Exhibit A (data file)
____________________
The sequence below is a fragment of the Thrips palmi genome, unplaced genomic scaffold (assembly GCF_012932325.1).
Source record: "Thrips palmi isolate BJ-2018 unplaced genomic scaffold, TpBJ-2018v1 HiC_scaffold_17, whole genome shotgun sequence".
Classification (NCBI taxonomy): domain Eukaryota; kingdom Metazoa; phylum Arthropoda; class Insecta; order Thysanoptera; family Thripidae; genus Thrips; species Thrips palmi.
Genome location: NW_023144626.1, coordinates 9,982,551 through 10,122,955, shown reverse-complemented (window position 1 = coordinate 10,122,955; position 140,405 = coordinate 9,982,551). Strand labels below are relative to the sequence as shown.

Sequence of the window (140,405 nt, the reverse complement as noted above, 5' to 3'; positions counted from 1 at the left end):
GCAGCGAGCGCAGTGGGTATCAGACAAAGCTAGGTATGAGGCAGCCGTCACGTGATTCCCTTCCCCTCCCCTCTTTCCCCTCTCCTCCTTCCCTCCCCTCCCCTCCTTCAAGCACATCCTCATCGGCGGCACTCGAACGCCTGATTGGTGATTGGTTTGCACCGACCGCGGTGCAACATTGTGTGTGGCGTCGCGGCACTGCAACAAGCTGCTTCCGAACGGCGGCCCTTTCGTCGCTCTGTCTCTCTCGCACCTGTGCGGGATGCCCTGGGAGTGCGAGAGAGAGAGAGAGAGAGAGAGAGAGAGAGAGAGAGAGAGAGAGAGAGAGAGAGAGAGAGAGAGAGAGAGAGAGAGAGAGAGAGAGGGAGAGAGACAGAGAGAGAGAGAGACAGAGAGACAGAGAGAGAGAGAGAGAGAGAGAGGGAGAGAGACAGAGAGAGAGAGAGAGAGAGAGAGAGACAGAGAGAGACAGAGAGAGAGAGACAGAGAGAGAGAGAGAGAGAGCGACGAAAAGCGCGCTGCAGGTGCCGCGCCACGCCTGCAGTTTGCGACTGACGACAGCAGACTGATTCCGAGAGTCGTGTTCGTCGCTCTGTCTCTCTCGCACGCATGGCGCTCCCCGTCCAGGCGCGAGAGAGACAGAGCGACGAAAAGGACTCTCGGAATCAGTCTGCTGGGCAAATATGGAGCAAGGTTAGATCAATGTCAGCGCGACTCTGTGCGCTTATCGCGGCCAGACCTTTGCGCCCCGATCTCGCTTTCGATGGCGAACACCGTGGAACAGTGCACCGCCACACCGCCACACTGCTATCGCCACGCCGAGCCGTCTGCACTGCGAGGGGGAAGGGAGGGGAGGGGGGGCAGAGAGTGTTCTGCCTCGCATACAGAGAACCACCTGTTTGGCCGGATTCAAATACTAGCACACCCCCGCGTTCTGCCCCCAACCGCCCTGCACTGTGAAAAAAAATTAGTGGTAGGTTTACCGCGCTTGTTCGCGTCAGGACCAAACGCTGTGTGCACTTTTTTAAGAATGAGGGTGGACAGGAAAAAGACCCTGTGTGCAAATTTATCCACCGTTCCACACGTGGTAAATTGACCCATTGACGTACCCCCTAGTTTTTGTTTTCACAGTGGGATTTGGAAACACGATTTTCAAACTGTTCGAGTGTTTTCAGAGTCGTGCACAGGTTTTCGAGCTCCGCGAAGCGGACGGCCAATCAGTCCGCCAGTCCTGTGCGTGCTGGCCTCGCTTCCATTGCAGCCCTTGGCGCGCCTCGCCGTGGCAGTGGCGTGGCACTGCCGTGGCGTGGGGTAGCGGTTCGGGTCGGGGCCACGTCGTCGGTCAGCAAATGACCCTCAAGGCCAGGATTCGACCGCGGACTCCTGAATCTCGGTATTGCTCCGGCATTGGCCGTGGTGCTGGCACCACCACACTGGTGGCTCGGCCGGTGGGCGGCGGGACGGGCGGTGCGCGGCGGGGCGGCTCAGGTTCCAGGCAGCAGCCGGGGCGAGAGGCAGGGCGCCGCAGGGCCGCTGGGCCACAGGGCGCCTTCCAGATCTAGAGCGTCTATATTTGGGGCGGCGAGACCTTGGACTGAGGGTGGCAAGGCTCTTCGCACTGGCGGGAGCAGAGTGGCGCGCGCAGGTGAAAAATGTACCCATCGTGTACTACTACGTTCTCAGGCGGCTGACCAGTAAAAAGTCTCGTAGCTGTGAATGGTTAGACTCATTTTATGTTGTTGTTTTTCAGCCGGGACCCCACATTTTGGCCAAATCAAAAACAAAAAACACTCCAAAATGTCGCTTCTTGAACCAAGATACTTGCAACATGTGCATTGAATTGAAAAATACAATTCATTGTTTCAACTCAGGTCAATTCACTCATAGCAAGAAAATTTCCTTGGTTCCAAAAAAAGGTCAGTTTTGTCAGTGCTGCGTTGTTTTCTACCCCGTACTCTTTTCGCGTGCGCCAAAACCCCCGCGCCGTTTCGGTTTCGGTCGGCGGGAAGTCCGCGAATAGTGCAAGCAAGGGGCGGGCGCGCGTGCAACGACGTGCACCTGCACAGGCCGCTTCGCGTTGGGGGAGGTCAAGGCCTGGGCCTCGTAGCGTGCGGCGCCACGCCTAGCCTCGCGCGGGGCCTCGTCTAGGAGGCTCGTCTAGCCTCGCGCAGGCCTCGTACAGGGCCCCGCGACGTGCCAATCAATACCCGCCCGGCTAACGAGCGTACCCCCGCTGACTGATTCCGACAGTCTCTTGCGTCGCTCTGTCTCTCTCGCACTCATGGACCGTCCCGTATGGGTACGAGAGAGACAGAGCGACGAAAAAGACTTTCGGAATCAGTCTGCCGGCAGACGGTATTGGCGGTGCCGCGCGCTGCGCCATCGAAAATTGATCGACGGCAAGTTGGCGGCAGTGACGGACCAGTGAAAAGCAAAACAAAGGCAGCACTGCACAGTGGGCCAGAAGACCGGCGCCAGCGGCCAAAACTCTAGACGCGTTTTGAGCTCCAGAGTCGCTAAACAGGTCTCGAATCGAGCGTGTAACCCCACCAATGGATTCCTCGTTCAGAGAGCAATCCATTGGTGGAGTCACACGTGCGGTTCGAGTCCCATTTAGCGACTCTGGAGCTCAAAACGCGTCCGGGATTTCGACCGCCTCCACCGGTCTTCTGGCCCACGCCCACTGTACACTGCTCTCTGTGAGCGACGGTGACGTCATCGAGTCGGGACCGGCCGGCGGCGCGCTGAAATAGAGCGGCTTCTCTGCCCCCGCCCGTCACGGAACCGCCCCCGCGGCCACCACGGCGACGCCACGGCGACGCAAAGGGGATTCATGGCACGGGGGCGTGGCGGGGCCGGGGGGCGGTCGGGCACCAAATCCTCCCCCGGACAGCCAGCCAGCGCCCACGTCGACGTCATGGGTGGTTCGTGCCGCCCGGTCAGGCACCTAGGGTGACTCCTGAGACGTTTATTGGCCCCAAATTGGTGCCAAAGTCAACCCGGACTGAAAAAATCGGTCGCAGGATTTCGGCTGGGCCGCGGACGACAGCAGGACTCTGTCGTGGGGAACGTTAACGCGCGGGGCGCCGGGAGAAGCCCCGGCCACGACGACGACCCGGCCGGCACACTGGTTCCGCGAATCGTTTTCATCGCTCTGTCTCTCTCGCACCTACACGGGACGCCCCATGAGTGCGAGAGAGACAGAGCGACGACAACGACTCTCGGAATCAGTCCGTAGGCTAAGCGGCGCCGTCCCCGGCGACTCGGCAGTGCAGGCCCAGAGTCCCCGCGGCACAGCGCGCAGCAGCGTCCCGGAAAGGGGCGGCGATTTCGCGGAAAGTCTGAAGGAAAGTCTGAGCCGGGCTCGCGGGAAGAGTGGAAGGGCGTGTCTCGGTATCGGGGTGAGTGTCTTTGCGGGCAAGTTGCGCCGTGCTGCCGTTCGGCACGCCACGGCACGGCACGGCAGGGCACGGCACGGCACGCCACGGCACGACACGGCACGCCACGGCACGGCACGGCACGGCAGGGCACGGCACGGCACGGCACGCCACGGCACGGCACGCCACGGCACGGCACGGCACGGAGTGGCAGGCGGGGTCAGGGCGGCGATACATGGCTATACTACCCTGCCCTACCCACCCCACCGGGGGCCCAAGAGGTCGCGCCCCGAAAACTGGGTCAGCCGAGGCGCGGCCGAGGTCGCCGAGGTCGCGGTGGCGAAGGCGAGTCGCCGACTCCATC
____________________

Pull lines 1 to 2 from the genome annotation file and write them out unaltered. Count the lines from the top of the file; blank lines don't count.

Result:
The sequence below is a fragment of the Thrips palmi genome, unplaced genomic scaffold (assembly GCF_012932325.1).
Source record: "Thrips palmi isolate BJ-2018 unplaced genomic scaffold, TpBJ-2018v1 HiC_scaffold_17, whole genome shotgun sequence".